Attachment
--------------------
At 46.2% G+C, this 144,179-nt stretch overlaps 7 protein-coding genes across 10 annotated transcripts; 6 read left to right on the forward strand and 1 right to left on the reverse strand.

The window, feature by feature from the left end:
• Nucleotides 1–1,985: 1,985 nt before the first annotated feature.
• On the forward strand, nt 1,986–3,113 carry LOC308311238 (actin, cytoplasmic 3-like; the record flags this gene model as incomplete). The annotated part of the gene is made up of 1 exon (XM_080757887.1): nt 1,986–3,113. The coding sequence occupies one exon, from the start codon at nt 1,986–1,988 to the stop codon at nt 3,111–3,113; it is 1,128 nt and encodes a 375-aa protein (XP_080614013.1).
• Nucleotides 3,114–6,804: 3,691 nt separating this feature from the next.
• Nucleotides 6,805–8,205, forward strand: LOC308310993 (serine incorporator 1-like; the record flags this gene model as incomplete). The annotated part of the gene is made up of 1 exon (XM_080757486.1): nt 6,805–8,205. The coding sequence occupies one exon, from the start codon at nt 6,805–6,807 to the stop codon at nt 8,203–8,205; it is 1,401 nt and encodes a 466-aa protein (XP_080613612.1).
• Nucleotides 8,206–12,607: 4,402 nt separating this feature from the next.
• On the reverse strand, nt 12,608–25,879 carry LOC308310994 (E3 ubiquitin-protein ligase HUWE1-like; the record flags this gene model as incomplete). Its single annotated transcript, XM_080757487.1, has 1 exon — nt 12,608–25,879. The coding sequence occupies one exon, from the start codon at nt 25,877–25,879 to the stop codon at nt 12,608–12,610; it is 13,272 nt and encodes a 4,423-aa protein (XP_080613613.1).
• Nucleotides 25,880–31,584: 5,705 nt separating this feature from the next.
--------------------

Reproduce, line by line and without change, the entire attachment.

At 46.2% G+C, this 144,179-nt stretch overlaps 7 protein-coding genes across 10 annotated transcripts; 6 read left to right on the forward strand and 1 right to left on the reverse strand.

The window, feature by feature from the left end:
• Nucleotides 1–1,985: 1,985 nt before the first annotated feature.
• On the forward strand, nt 1,986–3,113 carry LOC308311238 (actin, cytoplasmic 3-like; the record flags this gene model as incomplete). The annotated part of the gene is made up of 1 exon (XM_080757887.1): nt 1,986–3,113. The coding sequence occupies one exon, from the start codon at nt 1,986–1,988 to the stop codon at nt 3,111–3,113; it is 1,128 nt and encodes a 375-aa protein (XP_080614013.1).
• Nucleotides 3,114–6,804: 3,691 nt separating this feature from the next.
• Nucleotides 6,805–8,205, forward strand: LOC308310993 (serine incorporator 1-like; the record flags this gene model as incomplete). The annotated part of the gene is made up of 1 exon (XM_080757486.1): nt 6,805–8,205. The coding sequence occupies one exon, from the start codon at nt 6,805–6,807 to the stop codon at nt 8,203–8,205; it is 1,401 nt and encodes a 466-aa protein (XP_080613612.1).
• Nucleotides 8,206–12,607: 4,402 nt separating this feature from the next.
• On the reverse strand, nt 12,608–25,879 carry LOC308310994 (E3 ubiquitin-protein ligase HUWE1-like; the record flags this gene model as incomplete). Its single annotated transcript, XM_080757487.1, has 1 exon — nt 12,608–25,879. The coding sequence occupies one exon, from the start codon at nt 25,877–25,879 to the stop codon at nt 12,608–12,610; it is 13,272 nt and encodes a 4,423-aa protein (XP_080613613.1).
• Nucleotides 25,880–31,584: 5,705 nt separating this feature from the next.